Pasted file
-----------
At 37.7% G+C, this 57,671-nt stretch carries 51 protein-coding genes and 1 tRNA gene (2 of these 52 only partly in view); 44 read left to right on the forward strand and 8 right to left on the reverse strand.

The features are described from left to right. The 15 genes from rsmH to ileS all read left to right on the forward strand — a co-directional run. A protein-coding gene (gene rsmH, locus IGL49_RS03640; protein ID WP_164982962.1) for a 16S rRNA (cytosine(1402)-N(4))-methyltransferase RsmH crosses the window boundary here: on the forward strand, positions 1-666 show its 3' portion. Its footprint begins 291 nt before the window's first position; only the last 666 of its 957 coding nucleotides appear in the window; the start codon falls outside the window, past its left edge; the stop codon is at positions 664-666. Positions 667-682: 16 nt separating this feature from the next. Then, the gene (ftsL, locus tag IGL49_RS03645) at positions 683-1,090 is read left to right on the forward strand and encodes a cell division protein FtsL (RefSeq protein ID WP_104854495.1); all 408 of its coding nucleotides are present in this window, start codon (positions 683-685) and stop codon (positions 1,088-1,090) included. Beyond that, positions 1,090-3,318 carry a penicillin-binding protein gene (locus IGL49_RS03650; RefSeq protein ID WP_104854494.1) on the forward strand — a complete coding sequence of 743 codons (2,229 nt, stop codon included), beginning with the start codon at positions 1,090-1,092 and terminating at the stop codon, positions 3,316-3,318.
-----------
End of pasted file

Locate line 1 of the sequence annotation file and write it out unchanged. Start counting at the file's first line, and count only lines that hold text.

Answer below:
At 37.7% G+C, this 57,671-nt stretch carries 51 protein-coding genes and 1 tRNA gene (2 of these 52 only partly in view); 44 read left to right on the forward strand and 8 right to left on the reverse strand.